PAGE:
The light-emitting diodes produced in an LED bulb are semiconductors. When electrons move through this type of semiconductor, light is produced. Compared to their counterparts (incandescent and CFL bulbs), LED lights are more efficient at producing light from energy. As a result, less energy is wasted from the bulb and turned into heat.

Even with the benefits afforded by switching to LED, only half of New Zealand households have made the switch so far.

Slowly, More People are Making the Switch to LED Bulbs

Although only half of New Zealand’s households have made the switch to LED, that’s still better than three years ago when only 18 percent had made the switch.

New Zealanders remain fans of old-fashioned incandescent bulbs; an average of 13 of this type of bulb is still found in each household. Concerns about reliability and energy-saving claims tend to be preventing more New Zealand households from making the switch.

However, the Energy Efficiency and Conservation Authority (EECA) tries to counter those arguments by encouraging consumers to buy from brands they know and keep receipts in-case the bulbs don’t last as long as promised.

Choosing the Best LED Bulb for Your Household’s Needs

When selecting LED bulbs for your home, review the packaging to compare the wattage of the old incandescent you were using. This would help create a similar brightness. Also, choose whether you want a warm or cool light.

If you would rather not replace all the bulbs at once in your home, replace them in areas most frequently used (like the kitchen) first. This would provide the best return on investment.

Renting? Consider the LED bulbs a fixture and take them with you when you move! Replace them with incandescent bulbs on your way out.

Save Even More by Switching More than Just Your Bulbs!

Although the cost for an LED bulb is higher than other types of bulbs, keep in mind that they usually pay themselves off within the first year – and last for at least nine more.

Other than switching your lightbulbs for cost-savings measures, why not consider switching your energy provider? Let Switchme show you how easy it can be to start saving even more money!

Electric Vehicles (EVs) slow uptake

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Where are the Vehicles to Use New Zealand’s Electric Vehicle Infrastructure?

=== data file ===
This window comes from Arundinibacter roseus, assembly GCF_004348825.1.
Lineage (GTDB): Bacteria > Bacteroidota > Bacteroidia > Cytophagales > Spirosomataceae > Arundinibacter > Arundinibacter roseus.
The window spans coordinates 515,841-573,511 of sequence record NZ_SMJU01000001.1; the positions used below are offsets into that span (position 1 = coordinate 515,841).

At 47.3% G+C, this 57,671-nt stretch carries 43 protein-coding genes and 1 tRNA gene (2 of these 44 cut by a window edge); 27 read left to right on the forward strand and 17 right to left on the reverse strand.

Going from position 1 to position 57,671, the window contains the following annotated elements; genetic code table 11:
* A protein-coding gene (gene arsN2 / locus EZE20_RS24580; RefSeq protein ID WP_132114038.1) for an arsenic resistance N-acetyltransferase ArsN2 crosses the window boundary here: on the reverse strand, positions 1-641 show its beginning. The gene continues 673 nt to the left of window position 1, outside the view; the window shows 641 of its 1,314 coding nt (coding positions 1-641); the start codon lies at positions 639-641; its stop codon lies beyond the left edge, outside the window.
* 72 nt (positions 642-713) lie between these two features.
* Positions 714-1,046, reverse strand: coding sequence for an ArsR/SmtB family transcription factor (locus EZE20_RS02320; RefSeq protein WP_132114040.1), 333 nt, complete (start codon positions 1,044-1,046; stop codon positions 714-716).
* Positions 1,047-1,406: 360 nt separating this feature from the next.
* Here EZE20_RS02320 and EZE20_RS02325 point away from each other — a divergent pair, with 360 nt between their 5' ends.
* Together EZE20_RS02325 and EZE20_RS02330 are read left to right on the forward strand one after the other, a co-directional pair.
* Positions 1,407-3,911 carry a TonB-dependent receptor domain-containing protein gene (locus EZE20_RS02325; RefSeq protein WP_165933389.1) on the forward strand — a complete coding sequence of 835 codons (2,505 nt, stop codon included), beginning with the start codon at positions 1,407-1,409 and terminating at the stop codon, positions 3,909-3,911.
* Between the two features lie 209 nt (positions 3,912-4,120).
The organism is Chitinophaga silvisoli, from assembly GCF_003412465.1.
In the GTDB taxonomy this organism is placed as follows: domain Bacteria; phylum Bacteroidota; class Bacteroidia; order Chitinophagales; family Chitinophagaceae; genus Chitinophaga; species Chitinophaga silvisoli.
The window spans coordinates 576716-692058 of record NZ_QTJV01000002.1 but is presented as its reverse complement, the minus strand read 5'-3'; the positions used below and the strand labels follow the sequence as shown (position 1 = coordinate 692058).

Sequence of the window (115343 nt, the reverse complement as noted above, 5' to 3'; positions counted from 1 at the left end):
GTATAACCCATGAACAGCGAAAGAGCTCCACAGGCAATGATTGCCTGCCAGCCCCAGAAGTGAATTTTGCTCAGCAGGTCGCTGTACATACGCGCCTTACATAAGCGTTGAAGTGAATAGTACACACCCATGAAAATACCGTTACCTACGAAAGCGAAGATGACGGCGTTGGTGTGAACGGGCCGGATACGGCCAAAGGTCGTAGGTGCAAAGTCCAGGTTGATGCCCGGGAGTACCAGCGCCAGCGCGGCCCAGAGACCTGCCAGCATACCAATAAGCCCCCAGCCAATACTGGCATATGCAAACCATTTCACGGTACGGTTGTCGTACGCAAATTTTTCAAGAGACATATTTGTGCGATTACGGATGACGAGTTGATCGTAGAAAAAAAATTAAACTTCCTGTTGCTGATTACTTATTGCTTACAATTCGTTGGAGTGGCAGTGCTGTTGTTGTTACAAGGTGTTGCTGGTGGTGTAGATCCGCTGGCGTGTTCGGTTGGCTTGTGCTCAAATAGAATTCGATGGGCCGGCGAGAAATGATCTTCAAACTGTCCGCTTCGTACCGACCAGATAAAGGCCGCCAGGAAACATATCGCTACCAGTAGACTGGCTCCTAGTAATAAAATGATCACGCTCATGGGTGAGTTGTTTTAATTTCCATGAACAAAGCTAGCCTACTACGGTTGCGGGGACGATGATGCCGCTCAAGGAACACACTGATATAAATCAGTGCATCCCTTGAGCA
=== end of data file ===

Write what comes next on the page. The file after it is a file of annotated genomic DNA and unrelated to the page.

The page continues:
Although New Zealand’s electric vehicle (EV) infrastructure is almost ready, it seems that Kiwis are not adopting EVs as fast.

Soon, charging stations will be available every 75 kilometres along our country’s highways. Currently, there are 97 rapid-charging stations available nationwide, with an additional 30 being constructed.

Yet the electric vehicle uptake by Kiwis has been slow. Regardless of New Zealand government’s goal of having 64,000 on the road by 2021, there are currently only almost 7,000 according to Drive Electric.

Government Leads the Way

Having government agencies lead the way can make undecided businesses more inclined to adopt EVs for their fleet, too.

The New Zealand Transport Agency (NZTA) is one such example of a government agency leading the way. Recently, the NZTA committed to purchasing 48 EVs to join the agency’s fleet this year.

Eventually, the fleet cars used by both government agencies and private companies would make their way into the second-hand market. This would help increase the nation’s pool of EVs.

Benefits of Electric Vehicles

Around the globe, countries are seeing the benefits of encouraging more EVs on their roads. Benefits include:

Environmentally-Friendly: Undoubtedly, the biggest benefit of electric vehicles is their lack of environmental impact. Their zero exhaust emissions help reduce harmful air pollution. When recharged with renewable energy rather than the grid, greenhouse gas emissions are further reduced. Plus, many EVs are produced from recycled materials, using a more eco-friendly production process.

Cost-Savings: Although the initial cost of purchasing an EV can be costly, they offer future cost savings. Not only are they cheaper to run than a petrol vehicle, but they also require less maintenance.